While Agathocles is used as an example of well-used cruelty, Machiavelli thinks the actions of Cesare Borgia are more worthy of imitation. Machiavelli highly praises Cesare Borgia, the Duke Valentino, for his actions. Cesare conquers the Romagna, attempting to set himself up as ruler of this territory. The Romagna had been plagued by weak lords who had pillaged their subjects, leaving Romagna a lawless land. Good government requires strong rule. Cesare, therefore placed Remirro de Orco, “a cruel and ready man,” in charge of the territory. He soon provides the order and peace the land lacks. Cesare, however, worries the excessive authority of de Orco might breed hatred and cause trouble for himself. While the strong-arm tactics achieve their end, a continuance of this policy would have likely caused discontent and tumults among the people. Therefore, Cesare does two things. First, he sets up a civil court to provide legal recourse to injustice. Secondly, he has Remirro de Orco seized, brutally sawn in half, and left in the public square. The people are both satisfied with the result and stupefied by the ferocity of the deed. While content with the justice provided, Cesare’s visible cruelty make the people keenly aware of the Duke’s power. Machiavelli deems the actions of Cesare Borgia proper and worthy of imitation.
Duke Valentino and Agathocles are two examples of Machiavelli’s idea of well-used cruelty. Cesare Borgia brings order and stability to a lawless region to increase his power. He does so through the violence and authority of Remirro de Orco, a servant he brutally murders when necessary to maintain his own power and placate the people. He recognizes what necessity requires and responds accordingly, not shying away from callous cruelty to achieve his goals.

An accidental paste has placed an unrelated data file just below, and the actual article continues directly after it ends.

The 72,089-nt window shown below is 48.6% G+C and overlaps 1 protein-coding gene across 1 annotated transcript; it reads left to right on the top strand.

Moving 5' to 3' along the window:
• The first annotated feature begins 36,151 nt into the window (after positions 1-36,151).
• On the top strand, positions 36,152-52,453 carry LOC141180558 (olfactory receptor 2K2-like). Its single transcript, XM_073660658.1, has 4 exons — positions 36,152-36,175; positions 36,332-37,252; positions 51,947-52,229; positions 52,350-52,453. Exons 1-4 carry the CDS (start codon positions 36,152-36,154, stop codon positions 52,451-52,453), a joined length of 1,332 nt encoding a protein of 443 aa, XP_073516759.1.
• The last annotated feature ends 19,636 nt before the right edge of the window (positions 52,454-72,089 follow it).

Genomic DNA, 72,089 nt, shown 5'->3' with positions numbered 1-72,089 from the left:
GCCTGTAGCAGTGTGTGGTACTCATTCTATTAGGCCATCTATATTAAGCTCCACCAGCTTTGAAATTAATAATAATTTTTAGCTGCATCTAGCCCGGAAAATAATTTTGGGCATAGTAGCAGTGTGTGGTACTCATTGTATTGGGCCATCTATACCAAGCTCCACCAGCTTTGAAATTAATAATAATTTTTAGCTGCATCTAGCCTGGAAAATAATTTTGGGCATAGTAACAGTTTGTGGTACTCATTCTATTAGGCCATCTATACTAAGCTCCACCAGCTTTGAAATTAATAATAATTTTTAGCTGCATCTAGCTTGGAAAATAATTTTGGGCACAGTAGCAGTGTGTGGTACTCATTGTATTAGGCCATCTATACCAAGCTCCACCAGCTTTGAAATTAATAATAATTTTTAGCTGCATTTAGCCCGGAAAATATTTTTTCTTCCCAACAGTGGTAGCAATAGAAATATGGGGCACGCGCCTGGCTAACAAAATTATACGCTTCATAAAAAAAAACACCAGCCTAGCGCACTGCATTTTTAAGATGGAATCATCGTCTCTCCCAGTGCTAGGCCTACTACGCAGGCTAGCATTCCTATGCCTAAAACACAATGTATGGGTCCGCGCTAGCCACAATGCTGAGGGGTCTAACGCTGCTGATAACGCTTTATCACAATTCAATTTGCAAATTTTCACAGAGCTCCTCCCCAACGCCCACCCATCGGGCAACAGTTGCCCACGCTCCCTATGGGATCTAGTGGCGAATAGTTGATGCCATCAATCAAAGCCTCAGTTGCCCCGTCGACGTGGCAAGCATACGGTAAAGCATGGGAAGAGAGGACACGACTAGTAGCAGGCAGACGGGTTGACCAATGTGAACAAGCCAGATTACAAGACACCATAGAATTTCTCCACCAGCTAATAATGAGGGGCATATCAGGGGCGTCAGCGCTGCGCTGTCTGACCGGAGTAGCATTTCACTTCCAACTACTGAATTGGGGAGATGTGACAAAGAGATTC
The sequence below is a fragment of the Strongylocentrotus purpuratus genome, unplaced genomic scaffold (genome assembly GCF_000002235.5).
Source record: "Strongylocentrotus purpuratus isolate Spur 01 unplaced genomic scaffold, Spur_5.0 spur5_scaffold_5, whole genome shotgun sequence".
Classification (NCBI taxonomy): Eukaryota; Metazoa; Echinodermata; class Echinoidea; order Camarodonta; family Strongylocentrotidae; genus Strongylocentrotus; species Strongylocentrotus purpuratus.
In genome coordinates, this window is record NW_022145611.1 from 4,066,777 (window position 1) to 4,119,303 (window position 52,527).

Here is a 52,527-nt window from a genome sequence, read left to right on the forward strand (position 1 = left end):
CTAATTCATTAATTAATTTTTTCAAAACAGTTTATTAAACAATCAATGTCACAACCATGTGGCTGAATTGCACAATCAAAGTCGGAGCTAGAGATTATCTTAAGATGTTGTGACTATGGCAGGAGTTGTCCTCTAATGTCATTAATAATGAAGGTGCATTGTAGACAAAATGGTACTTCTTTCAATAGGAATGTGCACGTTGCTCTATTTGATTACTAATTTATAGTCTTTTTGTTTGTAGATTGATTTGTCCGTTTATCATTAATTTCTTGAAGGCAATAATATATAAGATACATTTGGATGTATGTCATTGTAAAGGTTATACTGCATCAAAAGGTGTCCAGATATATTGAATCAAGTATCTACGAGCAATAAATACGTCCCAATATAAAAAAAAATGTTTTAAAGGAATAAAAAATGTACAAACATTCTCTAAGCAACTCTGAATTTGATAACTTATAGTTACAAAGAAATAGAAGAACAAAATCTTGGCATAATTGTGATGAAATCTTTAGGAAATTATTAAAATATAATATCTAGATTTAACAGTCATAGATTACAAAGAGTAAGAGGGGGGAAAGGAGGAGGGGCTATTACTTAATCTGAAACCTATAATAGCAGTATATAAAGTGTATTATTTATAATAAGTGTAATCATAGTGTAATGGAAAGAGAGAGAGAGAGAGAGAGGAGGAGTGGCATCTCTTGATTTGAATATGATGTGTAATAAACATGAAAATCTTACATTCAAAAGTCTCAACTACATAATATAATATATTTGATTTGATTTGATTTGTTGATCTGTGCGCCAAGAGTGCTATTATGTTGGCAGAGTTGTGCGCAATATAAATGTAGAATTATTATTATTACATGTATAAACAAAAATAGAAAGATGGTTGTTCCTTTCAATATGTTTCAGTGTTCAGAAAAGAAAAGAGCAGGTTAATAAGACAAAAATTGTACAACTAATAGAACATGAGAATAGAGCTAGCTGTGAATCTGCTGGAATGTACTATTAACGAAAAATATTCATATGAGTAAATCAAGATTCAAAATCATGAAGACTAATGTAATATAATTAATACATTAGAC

Agathocles murders the leaders and wealthy members of a city that had promoted him to high rank despite his low birth. He is an excellent example of cruelty used but once in order to achieve the useful—the power and rule of a polity. After this initial act of cruelty, he refrains from such further heinous actions, choosing rather to secure his rule by courting the people’s favor through more benevolent measures. Although Machiavelli uses these men as examples of the proper use of cruelty, he distinguishes between the two. He assigns to Agathocles success in his endeavors and to Cesare Borgia glory.
Machiavelli does not unstintingly praise Aghathocles, but rather tempers his approval in a well-calibrated statement: “Yet one cannot call it virtue to kill one’s citizens, betray one’s friends, to be without faith, without mercy, without religion; these modes can enable one to acquire empire, but not glory.” Agathocles’ cruelty secures success but not glory. Victoria Kahn writes, “Machiavelli wants us to understand that there is a difference between power, which Agathocles incontrovertibly did achieve, and the reputation for glorious deeds, which he did not.” Kahn argues Machiavelli views virtue and vice as good in respect to how a leader uses them. Vice and virtue properly used enable one to respond to circumstances and achieve success. Glory is reserved for those who found, re-found, or expand the regime. Therefore, while criminal achievement is not wrong in itself, it cannot atone for sins committed in attaining success; it does not lead to the glory that Machiavelli extols throughout The Prince. Agathocles is successful. He is an example of a man who uses cruelty well, yet he does not attain the glory of more eminent men. He doesn’t achieve the type of glory Machiavelli thinks the ruler of a regime desires, the glory of founding, re-founding, or expanding the regime. While cruelty is justified under Machiavelli’s criteria, the wise prince will reflect upon whether or not cruelty will bring him true glory or mere success.